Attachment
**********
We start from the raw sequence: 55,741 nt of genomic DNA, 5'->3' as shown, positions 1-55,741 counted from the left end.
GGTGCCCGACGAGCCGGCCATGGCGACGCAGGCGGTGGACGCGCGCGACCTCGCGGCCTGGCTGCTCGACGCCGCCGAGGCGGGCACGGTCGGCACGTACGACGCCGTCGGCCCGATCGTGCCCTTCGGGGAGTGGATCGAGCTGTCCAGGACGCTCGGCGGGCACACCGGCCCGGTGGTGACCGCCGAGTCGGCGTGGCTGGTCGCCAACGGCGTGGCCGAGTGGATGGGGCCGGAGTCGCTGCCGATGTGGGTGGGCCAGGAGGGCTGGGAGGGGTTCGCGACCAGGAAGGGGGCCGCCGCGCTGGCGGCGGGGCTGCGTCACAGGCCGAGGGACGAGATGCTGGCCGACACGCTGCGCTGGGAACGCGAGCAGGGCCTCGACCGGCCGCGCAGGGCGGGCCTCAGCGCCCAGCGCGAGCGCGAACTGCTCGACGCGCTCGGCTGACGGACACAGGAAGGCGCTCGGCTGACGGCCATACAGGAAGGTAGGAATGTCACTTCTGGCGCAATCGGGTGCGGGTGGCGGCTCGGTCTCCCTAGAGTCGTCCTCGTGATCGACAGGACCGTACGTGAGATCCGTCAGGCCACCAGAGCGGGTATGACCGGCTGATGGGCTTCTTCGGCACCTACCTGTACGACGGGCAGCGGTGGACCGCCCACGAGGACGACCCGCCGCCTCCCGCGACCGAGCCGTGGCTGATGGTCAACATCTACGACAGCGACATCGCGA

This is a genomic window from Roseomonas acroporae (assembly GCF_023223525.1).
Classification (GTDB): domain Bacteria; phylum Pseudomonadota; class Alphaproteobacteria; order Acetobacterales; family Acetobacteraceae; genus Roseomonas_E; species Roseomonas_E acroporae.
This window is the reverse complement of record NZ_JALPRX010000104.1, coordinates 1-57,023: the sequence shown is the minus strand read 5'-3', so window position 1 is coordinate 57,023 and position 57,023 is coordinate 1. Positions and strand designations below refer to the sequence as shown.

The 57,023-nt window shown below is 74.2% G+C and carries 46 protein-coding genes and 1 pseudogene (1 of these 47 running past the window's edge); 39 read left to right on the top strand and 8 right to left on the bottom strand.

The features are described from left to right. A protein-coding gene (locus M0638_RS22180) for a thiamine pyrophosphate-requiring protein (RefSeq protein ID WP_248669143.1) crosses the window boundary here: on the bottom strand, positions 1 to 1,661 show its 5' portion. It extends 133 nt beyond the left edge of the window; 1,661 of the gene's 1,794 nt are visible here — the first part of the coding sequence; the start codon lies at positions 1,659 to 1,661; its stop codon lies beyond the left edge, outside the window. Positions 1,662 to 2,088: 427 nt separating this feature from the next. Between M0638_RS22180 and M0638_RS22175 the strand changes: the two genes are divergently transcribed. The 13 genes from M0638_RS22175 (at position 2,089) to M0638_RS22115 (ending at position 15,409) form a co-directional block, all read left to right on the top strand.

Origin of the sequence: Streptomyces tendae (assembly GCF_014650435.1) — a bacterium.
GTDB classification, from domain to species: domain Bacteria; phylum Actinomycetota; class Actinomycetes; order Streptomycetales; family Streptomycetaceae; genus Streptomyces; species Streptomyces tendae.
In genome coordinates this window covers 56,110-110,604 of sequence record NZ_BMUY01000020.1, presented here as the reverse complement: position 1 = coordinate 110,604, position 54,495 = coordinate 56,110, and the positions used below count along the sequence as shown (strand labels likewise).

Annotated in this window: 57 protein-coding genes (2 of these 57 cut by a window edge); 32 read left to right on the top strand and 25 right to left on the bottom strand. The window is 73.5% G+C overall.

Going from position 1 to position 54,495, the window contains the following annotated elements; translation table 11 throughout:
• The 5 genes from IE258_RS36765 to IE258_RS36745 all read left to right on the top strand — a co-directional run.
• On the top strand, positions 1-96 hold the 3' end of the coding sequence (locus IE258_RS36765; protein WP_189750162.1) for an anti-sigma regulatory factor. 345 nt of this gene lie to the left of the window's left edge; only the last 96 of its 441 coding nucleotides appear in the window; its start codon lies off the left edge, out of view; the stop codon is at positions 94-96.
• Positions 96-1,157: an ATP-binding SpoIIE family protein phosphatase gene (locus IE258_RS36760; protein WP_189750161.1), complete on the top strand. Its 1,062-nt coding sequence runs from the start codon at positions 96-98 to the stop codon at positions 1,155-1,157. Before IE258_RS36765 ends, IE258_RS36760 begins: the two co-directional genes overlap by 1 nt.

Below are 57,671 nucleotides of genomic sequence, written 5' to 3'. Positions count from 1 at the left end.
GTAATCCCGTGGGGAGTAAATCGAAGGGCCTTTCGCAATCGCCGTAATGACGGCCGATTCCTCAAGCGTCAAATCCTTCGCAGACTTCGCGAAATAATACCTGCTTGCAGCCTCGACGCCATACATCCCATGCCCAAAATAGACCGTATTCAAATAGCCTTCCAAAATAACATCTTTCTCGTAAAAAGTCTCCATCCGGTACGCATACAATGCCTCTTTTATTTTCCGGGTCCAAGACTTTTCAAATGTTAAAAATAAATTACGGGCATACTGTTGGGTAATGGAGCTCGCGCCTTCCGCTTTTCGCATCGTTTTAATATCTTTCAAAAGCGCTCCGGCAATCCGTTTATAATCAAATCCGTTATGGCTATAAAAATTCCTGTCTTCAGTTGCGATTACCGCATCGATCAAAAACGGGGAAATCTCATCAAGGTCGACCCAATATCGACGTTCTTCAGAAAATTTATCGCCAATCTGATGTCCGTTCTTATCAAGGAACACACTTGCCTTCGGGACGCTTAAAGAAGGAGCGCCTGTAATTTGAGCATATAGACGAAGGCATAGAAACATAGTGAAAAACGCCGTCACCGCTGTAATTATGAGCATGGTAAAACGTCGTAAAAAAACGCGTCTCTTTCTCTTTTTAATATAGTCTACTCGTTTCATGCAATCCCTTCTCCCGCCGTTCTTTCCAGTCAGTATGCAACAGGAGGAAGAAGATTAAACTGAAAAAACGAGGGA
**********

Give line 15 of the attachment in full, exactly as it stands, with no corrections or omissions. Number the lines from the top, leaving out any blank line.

• Positions 96-1,157: an ATP-binding SpoIIE family protein phosphatase gene (locus IE258_RS36760; protein WP_189750161.1), complete on the top strand. Its 1,062-nt coding sequence runs from the start codon at positions 96-98 to the stop codon at positions 1,155-1,157. Before IE258_RS36765 ends, IE258_RS36760 begins: the two co-directional genes overlap by 1 nt.